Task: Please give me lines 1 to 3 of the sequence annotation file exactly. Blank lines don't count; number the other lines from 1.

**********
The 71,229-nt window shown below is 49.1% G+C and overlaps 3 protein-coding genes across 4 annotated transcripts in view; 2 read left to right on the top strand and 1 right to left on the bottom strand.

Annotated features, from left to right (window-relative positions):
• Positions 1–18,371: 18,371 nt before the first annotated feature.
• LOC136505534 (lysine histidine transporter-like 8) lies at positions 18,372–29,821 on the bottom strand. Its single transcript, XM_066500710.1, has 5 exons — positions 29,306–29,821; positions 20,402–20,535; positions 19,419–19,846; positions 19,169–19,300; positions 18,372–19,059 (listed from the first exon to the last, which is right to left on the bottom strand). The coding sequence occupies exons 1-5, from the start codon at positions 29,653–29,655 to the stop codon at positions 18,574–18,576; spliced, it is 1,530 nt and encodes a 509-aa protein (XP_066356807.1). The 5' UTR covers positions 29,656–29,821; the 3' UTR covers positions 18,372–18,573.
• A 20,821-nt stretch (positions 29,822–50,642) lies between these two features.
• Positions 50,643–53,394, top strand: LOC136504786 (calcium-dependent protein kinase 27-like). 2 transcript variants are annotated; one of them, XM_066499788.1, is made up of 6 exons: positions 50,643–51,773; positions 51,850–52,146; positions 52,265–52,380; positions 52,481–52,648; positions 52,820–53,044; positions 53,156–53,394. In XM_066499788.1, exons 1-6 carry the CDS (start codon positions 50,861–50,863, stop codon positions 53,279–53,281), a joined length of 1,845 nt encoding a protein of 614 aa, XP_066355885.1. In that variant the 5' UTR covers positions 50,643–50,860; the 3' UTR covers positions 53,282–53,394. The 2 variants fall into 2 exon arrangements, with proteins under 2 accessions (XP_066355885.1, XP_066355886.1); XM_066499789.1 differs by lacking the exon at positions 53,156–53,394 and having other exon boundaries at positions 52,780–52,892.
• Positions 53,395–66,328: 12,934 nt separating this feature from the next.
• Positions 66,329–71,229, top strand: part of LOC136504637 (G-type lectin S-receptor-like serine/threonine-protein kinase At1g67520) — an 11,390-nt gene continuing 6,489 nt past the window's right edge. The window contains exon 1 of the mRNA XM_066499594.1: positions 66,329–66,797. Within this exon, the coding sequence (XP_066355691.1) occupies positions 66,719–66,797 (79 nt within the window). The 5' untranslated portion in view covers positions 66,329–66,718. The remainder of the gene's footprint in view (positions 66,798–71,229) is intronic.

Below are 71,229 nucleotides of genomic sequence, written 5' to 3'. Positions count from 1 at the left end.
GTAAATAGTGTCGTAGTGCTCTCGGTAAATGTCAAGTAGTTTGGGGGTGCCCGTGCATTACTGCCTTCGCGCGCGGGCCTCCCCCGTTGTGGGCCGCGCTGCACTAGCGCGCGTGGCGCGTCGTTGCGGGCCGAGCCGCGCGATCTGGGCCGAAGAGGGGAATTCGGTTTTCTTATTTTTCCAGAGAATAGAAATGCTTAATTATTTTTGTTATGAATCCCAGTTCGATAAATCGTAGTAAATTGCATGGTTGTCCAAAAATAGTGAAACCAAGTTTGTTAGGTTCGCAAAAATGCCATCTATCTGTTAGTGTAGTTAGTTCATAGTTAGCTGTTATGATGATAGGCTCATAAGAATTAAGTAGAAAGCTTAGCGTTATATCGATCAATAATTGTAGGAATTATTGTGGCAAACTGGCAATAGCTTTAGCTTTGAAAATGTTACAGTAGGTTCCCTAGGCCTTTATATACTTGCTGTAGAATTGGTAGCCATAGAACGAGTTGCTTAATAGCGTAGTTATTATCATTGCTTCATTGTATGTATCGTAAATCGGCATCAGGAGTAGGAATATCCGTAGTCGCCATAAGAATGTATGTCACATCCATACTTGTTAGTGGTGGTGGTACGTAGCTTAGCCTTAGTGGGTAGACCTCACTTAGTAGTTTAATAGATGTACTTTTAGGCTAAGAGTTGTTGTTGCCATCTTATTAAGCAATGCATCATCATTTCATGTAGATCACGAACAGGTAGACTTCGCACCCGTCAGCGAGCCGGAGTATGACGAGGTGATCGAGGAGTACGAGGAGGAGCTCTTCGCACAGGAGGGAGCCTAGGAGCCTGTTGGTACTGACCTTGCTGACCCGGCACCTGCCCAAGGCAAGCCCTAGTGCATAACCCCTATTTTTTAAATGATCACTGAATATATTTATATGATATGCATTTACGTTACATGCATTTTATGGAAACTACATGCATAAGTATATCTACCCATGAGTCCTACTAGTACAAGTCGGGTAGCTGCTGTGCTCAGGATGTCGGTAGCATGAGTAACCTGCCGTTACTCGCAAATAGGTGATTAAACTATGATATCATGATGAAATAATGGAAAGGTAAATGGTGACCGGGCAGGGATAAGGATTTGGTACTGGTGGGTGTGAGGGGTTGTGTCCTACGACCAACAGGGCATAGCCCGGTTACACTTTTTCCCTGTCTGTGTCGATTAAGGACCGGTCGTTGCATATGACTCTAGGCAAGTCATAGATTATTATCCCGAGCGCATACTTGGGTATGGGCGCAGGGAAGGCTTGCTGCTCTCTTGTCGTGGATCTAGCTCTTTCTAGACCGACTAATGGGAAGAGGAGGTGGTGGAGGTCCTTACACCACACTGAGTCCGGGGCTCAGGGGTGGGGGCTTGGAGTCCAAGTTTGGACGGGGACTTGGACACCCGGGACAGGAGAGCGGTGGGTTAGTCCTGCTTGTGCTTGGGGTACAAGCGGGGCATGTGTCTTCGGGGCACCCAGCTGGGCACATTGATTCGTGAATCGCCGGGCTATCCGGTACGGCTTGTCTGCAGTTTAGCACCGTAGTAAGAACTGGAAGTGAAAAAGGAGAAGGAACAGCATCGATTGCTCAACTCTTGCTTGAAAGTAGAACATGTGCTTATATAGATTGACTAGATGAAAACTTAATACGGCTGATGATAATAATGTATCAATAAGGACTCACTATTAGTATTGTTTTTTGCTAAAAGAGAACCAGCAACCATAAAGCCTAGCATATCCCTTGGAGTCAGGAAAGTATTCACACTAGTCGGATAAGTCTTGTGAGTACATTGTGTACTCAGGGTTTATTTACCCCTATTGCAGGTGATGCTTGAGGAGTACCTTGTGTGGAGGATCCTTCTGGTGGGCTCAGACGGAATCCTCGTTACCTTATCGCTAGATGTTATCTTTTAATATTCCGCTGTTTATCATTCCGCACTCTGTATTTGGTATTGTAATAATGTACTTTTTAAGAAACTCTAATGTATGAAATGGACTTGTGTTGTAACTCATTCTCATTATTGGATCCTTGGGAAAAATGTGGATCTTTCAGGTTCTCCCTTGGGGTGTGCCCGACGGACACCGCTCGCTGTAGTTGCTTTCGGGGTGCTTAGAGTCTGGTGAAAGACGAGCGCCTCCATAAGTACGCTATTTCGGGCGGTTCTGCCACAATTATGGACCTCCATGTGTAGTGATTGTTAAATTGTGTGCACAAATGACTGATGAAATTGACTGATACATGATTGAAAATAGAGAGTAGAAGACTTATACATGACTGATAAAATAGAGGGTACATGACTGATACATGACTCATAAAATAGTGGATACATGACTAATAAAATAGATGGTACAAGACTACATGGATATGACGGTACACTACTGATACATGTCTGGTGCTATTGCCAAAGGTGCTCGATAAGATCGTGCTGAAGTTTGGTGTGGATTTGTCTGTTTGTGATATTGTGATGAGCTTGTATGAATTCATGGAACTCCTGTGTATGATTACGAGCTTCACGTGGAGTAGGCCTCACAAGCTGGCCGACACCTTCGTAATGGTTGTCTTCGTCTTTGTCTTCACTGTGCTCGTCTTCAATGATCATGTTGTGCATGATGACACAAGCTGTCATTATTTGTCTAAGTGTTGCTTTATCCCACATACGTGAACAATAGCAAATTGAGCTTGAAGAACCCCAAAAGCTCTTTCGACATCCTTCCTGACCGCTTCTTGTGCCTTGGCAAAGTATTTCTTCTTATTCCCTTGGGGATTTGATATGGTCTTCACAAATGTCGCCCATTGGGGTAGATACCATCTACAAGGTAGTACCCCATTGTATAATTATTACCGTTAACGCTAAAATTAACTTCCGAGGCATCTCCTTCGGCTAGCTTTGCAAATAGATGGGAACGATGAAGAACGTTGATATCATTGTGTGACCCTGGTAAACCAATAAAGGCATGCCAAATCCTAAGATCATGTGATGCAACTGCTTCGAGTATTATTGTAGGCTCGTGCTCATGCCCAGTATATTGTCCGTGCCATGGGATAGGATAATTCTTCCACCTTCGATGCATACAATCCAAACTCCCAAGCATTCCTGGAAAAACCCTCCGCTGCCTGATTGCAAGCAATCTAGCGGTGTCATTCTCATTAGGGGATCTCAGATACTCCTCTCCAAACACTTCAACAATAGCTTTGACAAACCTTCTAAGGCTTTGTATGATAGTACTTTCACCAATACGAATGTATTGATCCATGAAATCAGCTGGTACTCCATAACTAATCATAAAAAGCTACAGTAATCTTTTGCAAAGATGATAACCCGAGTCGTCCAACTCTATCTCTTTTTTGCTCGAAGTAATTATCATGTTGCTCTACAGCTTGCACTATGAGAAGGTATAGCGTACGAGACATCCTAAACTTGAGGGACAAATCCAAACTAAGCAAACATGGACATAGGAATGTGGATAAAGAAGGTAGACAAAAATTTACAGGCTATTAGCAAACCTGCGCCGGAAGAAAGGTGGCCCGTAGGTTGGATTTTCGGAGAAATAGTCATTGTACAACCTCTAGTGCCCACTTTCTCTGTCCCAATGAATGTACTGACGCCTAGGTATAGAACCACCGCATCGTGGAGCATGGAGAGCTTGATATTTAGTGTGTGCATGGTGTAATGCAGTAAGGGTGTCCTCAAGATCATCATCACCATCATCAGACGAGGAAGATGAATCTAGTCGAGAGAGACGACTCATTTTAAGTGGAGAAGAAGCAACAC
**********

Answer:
The 71,229-nt window shown below is 49.1% G+C and overlaps 3 protein-coding genes across 4 annotated transcripts in view; 2 read left to right on the top strand and 1 right to left on the bottom strand.

Annotated features, from left to right (window-relative positions):
• Positions 1–18,371: 18,371 nt before the first annotated feature.